Logo for NZ business Little Yellow BirdLogo for NZ business Kowtow clothing
Logo for Australian business A.BCHLogo for Australian business Citizen Wolf


How can we implement circular design into our sewing practice?

As makers, we are not immune to this linear model of production. It is easy for us to slip into a 'take, make, waste' process: choosing poor quality fabrics that are overproduced and/or produced in dangerous or toxic manners; using fabrics with bad end of life outcomes; making impulse and/or trend based purchases; getting caught up in the need to make more and make quicker; focusing on the end product rather than the process. All this can lead to creating our own version of handmade fast fashion. But it doesn’t have to be that way.

Being able to make our own clothing allows us to approach circular fashion from a unique position of power because WE are the designers. We get to make all the decisions and ultimately we choose the environmental footprint and life cycle of our own clothing. Yes, making our clothing really is a super power!

Some ways in which we can do this are:



Have we mentioned this one before? Yes some of us find it a bit boring but the more we sit and plan our makes with our wardrobe and lifestyle in mind the more likely we are to make garments we will actually keep and wear for longer.



Stop and pause before making fabric, yarn and pattern purchases. It’s easy to get caught up in the moment. Flash fabric sale? Woah look at that unique print, no-one else will have something like that! It’s deadstock so it’s just going to go to waste otherwise (hmm… that’s probably one for another blog). What a stunning colour, I need it! Do you? Yes, we’ve all been there, the thrill of the acquisition. It’s real. It’s a trillion dollar market after all. But it can lead to impulse purchases of fabrics and/or patterns that don’t really work with our lifestyle or wardrobe. 

As a retailer it may seem strange to preach a stop before you buy approach but we aren’t saying don’t buy, we are just saying buy better. This is why you won’t find a huge number of eye-catching prints or seasonal based fabrics in our store. Nor will you see flash sales or better get in quick marketing approaches. Our goal is to provide beautiful, timeless, quality fabrics that will create staple pieces in your wardrobe that you will come to love and cherish and that have better end of life options.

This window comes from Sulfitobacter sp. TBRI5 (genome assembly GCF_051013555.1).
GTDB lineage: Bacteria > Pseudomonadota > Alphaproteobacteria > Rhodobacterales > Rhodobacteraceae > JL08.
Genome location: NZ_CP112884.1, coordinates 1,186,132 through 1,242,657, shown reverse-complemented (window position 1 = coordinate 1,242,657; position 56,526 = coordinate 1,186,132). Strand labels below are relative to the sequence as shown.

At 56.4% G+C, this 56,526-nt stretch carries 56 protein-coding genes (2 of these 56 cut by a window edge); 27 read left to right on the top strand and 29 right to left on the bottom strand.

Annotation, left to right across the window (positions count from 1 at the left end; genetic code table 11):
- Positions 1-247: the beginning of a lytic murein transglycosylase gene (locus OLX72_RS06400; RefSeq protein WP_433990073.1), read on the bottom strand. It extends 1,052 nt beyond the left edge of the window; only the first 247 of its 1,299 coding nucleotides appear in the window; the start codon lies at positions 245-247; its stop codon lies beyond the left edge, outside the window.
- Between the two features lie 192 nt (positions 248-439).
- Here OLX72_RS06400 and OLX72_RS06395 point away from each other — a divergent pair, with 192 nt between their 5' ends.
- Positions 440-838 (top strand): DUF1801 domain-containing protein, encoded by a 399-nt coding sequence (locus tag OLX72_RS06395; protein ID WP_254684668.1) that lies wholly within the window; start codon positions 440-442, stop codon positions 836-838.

Choose fabrics, yarns, haberdashery and trims that have a lower environmental and social impact on production but also offer a better lifecycle from start to finish. It really can be that easy. Instead of choosing conventional cotton, go organic. If you’re looking for viscose try Tencel™ instead. Hemp is an emerging fibre (or should we say re-emerging cuz it's ancient y'all) with excellent environmental credentials. Avoid polyester or polyester-blended fabrics unless absolutely necessary These fabrics are difficult to recycle and do not have good end of life outcomes. Higher quality fabrics will feel better, last longer and are easier (and more likely to be) repaired.

DID YOU KNOW? All of our fabrics, yarns and haberdashery have been very carefully selected based on the environmental impact of their production, are manufactured by companies who are transparent about their working conditions, are non-toxic and biodegrade safely. Oh, and they are also beautiful.